7 Things You Can’t Claim First Amendment Rights to Say

“Congress shall make no law respecting an establishment of religion, or prohibiting the free exercise thereof; or abridging the freedom of speech, or of the press; or the right of the people peaceably to assemble, and to petition the government for a redress of grievances.”

These 45 words make up the complete First Amendment to the U.S.  Constitution.  For many of us, they are the most important words ever strung into a complex sentence, because they’re the foundation for the unique American way of life.

Originally, First Amendment protections applied only to laws passed by the U.S. Congress, but since 1925 (Gitlow v. New York, 268 U.S. 652), they’ve applied to the rules set by government at any level — federal, state, and local.  The founders obviously intended that the First Amendment be a broad, sweeping statement of the rights they wanted to secure for themselves and their descendents.

But the First Amendment can’t protect Internet and social media users who forget that the free speech guarantee isn’t a free pass to say whatever you want without facing consequences.  That’s because while the First Amendment protects some kinds of speech (that is, you can say or do it), there’s no requirement that other people (such as employers, fraternal organizations, or schools) have to associate with you once you do.  And the First Amendment does not protect all kinds of speech.

The First Amendment Does NOT Protect…

The information below is drawn from published references. I am relying on the original source for the accuracy of the information, and you should not rely on this blog post if you are wondering if a particular kind of speech is protected by the first amendment. You should consult a licensed attorney to answer specific questions about what you can and can’t legally say online or in any other venue.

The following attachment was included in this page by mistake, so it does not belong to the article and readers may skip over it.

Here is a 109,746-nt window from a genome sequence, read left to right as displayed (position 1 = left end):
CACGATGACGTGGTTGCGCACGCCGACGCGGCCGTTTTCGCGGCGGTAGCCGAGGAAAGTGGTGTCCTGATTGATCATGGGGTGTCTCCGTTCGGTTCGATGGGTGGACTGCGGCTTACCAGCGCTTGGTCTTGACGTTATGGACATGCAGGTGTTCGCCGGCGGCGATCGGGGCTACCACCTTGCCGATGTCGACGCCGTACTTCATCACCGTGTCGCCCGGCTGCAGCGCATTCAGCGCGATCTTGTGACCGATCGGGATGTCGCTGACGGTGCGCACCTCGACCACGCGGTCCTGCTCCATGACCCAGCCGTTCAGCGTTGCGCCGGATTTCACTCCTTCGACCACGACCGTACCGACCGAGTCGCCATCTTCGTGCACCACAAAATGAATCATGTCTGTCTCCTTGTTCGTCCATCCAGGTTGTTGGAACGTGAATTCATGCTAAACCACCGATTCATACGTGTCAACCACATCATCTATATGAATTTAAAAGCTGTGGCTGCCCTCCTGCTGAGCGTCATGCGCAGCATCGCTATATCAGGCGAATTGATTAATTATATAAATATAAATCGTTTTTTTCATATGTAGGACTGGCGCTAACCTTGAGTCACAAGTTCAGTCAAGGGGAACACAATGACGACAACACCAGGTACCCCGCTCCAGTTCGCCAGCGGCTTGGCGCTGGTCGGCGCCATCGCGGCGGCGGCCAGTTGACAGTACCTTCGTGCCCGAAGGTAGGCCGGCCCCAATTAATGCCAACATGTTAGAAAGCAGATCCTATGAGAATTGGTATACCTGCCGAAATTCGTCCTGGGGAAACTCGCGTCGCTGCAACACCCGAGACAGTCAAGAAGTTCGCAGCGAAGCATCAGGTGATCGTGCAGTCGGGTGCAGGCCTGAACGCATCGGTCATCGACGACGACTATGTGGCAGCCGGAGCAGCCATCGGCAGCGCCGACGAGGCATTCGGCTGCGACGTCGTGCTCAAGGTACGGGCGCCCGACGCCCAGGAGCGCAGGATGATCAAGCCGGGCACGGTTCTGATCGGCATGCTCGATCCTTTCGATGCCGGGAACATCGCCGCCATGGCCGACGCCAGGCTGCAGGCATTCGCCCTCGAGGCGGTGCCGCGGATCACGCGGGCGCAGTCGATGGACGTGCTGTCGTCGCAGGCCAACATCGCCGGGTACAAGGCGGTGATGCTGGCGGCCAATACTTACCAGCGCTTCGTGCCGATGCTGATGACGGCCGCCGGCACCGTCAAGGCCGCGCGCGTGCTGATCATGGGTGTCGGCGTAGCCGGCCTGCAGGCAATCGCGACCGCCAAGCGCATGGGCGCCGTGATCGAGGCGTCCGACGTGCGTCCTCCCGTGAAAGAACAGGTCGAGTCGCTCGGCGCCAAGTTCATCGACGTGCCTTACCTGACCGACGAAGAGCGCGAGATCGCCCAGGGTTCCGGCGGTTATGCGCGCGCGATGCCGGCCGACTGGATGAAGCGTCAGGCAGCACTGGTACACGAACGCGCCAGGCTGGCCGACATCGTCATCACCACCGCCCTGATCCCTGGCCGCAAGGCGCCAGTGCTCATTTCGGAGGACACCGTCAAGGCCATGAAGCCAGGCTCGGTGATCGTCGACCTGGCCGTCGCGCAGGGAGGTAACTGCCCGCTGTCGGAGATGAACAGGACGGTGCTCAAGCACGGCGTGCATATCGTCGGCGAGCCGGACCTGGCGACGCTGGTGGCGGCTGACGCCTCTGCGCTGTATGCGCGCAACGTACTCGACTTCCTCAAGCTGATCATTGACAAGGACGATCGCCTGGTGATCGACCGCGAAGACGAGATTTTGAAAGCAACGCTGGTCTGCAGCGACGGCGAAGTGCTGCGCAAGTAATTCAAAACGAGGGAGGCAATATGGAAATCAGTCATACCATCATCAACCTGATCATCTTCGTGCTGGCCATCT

1. Hate speech.  OK, it protects it sometimes — and sometimes it doesn’t.  For example, the Supreme Court ruled that  Westboro Baptist Church’s hateful protests at military funerals are legal — while most “fighting words” are not.  A Jehovah’s Witness  went to prison for calling a police officer a “God damned racketeer”, a teenager was jailed for burning a cross, and Hustler paid damages to a preacher over a parody labelled as such in the magazine.
  2. Speech that incites violence or encourages the audience to commit illegal or dangerous acts.  This is another gray area.  A radio station tried to claim First Amendment protection when two cars chasing a station car carrying prizes forced a third car off the road, killing the driver.  But the courts said that reckless driving was the foreseeable result of the station’s broadcasts.  In another case, chat room conversations that encouraged suicide were also denied First Amendment protection.
  3. Material support to domestic or foreign terrorist groups, even if that “support” intends to offer peaceful alternatives to conflict through humanitarian aid.